General information: First Jewish presence: 16th century; peak Jewish population: 155 in 1811/12 (20.9% of the total population); Jewish population in 1933: 23
Summary: The Jewish community of Walsdorf established the following communal institutions: a cemetery in the 16th century; a synagogue in 1732 (renovated in 1862, in 1903 and again in 1930); and a mikveh and a community center, on Schafberg, in 1802. In 1859, as the village’s Jewish population started to dwindle, the community center was sold. Walsdorf’s Jews were affiliated with the Trabelsdorf community in 1907. Between the years 1826 to 1869, Walsdorf ’s Jewish children attended the school in Kolmsdorf, after which the community hired teachers from Trabelsdorf. In 1931, a teacher from Bamberg instructed the village’s Jewish pupils (those schoolteachers also performed the duties of cantor and ritual slaughterer). The cemetery was desecrated in 1933. On Pogrom Night, the synagogue’s interior was destroyed; ritual objects and books were set on fire. Eleven Walsdorf Jews emigrated, four relocated within Germany and one died in Walsdorf. Six Jews were deported to Izbica in April 1942; the village’s last Jewish woman was deported to Theresienstadt in September of that year, and died on the way there. At least 17 Walsdorf Jews perished in the Shoah. The synagogue, sold in 1940, was then used for storage purposes. Several memorial plaques have been unveiled in Waldorf.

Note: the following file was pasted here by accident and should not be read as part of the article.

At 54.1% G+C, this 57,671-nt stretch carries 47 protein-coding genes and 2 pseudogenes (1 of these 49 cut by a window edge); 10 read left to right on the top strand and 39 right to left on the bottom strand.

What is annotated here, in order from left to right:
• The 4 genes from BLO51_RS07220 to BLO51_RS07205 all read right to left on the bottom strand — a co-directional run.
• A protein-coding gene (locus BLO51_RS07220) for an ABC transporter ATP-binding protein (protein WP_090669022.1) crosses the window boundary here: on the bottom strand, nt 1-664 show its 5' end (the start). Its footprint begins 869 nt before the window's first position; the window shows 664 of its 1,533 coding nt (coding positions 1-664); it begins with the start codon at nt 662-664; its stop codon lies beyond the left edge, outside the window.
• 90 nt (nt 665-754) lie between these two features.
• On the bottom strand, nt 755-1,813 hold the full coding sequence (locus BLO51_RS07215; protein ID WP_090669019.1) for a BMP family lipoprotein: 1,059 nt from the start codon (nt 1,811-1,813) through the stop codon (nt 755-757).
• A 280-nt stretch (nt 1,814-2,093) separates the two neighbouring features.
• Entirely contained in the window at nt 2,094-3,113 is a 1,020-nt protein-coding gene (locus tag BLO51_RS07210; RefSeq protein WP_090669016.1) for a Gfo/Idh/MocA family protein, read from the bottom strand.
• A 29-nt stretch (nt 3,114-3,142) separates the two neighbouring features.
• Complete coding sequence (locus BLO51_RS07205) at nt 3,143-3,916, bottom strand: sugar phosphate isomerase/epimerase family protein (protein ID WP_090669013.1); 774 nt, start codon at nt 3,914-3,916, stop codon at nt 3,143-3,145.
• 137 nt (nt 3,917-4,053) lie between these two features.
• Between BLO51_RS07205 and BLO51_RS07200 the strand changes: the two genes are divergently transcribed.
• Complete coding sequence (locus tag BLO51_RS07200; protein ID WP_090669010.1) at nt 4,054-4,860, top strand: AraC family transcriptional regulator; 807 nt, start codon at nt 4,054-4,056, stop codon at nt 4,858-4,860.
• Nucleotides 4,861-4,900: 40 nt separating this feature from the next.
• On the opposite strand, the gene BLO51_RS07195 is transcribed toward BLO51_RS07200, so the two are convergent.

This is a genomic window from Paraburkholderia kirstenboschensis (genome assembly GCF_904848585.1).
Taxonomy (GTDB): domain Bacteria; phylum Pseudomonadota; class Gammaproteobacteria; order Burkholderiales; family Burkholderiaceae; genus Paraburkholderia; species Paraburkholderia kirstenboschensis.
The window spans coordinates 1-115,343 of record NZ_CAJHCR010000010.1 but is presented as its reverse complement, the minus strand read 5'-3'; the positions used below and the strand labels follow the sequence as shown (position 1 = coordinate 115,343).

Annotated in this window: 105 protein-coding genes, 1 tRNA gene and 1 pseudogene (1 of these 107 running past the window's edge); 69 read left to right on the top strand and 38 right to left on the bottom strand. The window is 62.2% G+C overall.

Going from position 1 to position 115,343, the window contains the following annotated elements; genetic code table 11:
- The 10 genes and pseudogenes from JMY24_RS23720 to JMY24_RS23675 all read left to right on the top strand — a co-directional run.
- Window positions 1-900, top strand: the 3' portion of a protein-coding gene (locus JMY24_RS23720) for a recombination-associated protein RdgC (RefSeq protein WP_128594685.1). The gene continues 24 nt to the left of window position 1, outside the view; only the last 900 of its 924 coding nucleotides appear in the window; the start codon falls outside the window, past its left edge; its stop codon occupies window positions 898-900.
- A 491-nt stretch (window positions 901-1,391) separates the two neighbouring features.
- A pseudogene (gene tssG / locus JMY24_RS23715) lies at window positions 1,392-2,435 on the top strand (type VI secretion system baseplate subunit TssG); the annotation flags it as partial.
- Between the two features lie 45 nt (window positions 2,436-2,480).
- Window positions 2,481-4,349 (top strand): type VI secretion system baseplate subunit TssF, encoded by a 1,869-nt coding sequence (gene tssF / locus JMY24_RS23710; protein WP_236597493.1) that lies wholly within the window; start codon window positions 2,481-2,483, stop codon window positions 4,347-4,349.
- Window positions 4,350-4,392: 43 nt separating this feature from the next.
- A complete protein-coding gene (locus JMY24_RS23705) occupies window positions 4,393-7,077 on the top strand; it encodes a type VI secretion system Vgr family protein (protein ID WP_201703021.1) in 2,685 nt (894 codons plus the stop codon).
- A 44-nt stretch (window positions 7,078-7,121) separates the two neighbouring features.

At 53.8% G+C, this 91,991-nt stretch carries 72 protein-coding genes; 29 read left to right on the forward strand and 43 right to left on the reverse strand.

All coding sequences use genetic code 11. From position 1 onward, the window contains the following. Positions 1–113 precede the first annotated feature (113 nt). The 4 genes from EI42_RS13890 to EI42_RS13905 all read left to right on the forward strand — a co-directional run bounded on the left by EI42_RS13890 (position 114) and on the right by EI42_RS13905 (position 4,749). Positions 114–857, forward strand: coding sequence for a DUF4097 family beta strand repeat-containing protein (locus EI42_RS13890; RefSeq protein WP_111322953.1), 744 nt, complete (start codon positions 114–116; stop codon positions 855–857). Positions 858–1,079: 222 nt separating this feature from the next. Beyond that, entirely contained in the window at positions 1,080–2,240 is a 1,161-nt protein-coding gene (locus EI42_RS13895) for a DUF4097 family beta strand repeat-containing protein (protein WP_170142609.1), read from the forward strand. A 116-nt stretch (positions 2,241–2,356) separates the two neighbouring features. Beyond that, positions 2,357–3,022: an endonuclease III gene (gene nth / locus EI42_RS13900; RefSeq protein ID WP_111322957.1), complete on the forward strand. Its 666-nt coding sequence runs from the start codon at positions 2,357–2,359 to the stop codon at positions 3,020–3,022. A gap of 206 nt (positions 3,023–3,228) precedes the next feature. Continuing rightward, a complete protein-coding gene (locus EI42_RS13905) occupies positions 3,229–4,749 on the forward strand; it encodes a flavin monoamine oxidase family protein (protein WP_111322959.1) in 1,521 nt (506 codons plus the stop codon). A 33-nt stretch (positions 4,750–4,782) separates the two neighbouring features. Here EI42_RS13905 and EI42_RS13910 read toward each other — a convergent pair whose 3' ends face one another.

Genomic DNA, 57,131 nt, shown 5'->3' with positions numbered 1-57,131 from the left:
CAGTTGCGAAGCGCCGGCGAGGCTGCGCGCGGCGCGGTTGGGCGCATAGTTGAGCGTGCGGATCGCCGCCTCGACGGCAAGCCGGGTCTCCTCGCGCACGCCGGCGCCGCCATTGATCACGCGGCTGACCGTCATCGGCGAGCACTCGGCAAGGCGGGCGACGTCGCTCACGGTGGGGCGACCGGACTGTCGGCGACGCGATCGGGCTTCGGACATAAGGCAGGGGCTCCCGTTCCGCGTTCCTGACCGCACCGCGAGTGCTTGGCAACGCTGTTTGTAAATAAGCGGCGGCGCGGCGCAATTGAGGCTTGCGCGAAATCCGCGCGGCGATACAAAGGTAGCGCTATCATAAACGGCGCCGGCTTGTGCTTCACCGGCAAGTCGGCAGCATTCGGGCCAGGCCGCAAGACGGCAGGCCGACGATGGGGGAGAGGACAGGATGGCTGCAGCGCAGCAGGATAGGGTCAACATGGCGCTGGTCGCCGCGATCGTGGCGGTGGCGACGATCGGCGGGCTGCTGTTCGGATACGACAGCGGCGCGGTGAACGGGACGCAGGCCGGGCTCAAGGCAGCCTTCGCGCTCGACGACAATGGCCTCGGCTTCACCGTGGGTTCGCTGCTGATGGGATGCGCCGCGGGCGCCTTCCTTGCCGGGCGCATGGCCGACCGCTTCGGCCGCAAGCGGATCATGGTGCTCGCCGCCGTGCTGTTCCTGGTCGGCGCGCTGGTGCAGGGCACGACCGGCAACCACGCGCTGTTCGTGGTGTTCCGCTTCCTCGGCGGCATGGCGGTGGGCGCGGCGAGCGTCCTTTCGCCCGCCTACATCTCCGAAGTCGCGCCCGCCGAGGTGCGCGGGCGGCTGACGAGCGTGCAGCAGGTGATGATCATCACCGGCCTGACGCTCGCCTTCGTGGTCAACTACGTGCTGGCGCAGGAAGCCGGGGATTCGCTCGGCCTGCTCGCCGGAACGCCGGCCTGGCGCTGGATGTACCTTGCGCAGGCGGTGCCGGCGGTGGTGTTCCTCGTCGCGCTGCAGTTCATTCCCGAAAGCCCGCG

Author / Sources: Heike Zaun Goshen
Sources: AH, AJ, EJL, PK BAV
Located in: bavaria